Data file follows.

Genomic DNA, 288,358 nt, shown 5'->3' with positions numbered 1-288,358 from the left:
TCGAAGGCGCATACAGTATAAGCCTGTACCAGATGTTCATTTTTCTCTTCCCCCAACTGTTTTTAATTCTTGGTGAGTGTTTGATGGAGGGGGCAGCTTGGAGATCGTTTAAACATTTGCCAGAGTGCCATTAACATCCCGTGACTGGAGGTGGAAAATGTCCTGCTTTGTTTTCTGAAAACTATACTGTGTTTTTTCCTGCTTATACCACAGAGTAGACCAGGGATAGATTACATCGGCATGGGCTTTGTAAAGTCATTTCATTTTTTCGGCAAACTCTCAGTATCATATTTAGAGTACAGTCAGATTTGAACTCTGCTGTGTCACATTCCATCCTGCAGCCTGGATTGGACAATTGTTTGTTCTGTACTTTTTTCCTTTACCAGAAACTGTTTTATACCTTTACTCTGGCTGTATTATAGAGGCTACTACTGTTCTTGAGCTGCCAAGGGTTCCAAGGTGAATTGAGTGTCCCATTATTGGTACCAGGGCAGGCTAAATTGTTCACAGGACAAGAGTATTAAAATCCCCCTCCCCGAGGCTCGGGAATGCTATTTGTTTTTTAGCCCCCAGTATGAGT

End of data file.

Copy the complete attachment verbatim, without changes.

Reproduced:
Genomic DNA, 288,358 nt, shown 5'->3' with positions numbered 1-288,358 from the left:
TCGAAGGCGCATACAGTATAAGCCTGTACCAGATGTTCATTTTTCTCTTCCCCCAACTGTTTTTAATTCTTGGTGAGTGTTTGATGGAGGGGGCAGCTTGGAGATCGTTTAAACATTTGCCAGAGTGCCATTAACATCCCGTGACTGGAGGTGGAAAATGTCCTGCTTTGTTTTCTGAAAACTATACTGTGTTTTTTCCTGCTTATACCACAGAGTAGACCAGGGATAGATTACATCGGCATGGGCTTTGTAAAGTCATTTCATTTTTTCGGCAAACTCTCAGTATCATATTTAGAGTACAGTCAGATTTGAACTCTGCTGTGTCACATTCCATCCTGCAGCCTGGATTGGACAATTGTTTGTTCTGTACTTTTTTCCTTTACCAGAAACTGTTTTATACCTTTACTCTGGCTGTATTATAGAGGCTACTACTGTTCTTGAGCTGCCAAGGGTTCCAAGGTGAATTGAGTGTCCCATTATTGGTACCAGGGCAGGCTAAATTGTTCACAGGACAAGAGTATTAAAATCCCCCTCCCCGAGGCTCGGGAATGCTATTTGTTTTTTAGCCCCCAGTATGAGT